Calculator UCAS

UCAS Calculator

The UCAS study assessed 5720 patients with 6697 aneurysms. 2722 patients with 3050 aneurysms underwent surgical or endovascular repair, while the remainder received conservative treatment. The follow up period was 3 months to 9 years with a total of 11660 aneurysm-years.





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Aneurysm location was categorized into seven groups:

1. Middle cerebral artery
2. Anterior communicating artery
3. Internal carotid artery
4. Internal carotid – posterior communicating artery
5. Basilar tip and basilar – superior cerebellar artery
6. Verterbal arteries, the posterior inferior cerebellar arteries and vertebro-basilar junction
7. Others

The size of the aneurysms was categorized into five groups:

1. 3-4 mm
2. 5-6 mm
3. 7-9 mm
4. 10-24 mm
5. ≥ 25 mm

In the UCAS study, rates of aneurysm rupture were reported as annual rate of rupture according to size and location of the unruptured aneurysm. Below is the original table as published in the UCAS 2012 article in the New England Journal of Medicine.

As with the ISUIA calculator, the UCAS aneurysm calculator above calculates cumulative lifetime risk based on the annual rupture rate using the following equation:

1 – (annual chance of not bleeding) x expected years of life = risk of hemorrhage

Each time a figure for life expectancy is keyed in, the algorithm automatically updates the risk for the given aneurysm, based on its size and location. This feature should be used with caution, as it is known that aneurysm growth and rupture rate are not constant over time (see Koffijberg et al. Journal of Neurosurgery 2008).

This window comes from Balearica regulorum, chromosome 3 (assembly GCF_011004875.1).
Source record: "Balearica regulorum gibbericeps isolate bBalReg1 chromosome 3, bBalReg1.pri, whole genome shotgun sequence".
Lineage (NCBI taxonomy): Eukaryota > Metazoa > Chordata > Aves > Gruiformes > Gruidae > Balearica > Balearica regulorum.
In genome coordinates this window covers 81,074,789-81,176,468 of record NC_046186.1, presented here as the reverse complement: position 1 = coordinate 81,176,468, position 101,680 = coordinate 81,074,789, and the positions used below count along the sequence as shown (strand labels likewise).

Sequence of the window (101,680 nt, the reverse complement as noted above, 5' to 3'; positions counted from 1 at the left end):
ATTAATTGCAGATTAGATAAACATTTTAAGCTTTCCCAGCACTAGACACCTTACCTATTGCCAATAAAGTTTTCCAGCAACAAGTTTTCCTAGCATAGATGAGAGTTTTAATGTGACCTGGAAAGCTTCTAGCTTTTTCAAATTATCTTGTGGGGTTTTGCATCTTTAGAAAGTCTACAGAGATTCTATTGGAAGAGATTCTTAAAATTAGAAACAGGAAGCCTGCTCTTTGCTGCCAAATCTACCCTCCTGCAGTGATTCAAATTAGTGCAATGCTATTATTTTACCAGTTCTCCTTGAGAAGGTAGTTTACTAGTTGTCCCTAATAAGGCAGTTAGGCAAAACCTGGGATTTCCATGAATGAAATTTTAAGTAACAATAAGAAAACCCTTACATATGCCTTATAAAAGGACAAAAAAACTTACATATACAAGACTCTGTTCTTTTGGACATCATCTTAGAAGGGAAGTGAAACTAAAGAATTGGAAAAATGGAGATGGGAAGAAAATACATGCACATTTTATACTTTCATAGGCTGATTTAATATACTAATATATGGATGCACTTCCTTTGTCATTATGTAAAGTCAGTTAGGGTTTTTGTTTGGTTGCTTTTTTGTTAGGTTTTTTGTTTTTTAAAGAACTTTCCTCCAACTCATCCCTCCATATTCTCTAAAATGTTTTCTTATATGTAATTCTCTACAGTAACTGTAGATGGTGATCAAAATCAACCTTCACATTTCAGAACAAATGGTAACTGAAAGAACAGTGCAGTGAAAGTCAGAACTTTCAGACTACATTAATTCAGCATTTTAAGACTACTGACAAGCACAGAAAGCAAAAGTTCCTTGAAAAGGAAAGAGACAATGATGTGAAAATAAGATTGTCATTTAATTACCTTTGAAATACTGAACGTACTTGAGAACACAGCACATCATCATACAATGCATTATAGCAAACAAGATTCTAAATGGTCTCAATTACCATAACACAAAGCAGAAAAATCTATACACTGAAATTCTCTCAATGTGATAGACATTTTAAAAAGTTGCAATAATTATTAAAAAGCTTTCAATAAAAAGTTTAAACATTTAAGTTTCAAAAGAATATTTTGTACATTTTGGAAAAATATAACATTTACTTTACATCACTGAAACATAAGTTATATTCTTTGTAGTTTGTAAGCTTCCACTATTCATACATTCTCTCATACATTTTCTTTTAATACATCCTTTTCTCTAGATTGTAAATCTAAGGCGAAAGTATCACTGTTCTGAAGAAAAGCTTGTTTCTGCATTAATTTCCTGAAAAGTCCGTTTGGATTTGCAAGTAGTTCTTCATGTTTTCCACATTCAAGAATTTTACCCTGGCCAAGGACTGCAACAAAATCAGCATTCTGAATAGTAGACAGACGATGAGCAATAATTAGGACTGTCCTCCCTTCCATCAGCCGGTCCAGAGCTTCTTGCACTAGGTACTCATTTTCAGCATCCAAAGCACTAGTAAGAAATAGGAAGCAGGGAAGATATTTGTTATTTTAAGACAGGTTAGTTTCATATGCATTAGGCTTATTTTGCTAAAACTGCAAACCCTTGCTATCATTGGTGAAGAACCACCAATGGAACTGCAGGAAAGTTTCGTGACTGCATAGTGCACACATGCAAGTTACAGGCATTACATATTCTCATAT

As the authors of the UCAS study mention in their article, this study is limited by its exclusive inclusion of Japanese patients, and extrapolation of these results to non-Japanese populations should be done with caution. By comparison, 90% of the patients enrolled in ISUIA were Caucasians. Interestingly, the UCAS results generally give higher estimates of rupture risk, despite the incidence of unruptured aneurysms in the Japanese population being comparable to that of Western populations. The reasons for this difference are unclear, but may be related to unknown genetic or environmental factors.

In comparison to the ISUIA study, the UCAS researchers were more specific about the location of the aneurysms in their dataset, particularly in the posterior circulation. Presumably due to small numbers of aneurysms in certain size categories in these areas, the estimated rupture rates are reported with very wide error bars, meaning the true risk of rupture of these aneurysms remains unclear. Please refer to the UCAS table above for more information.

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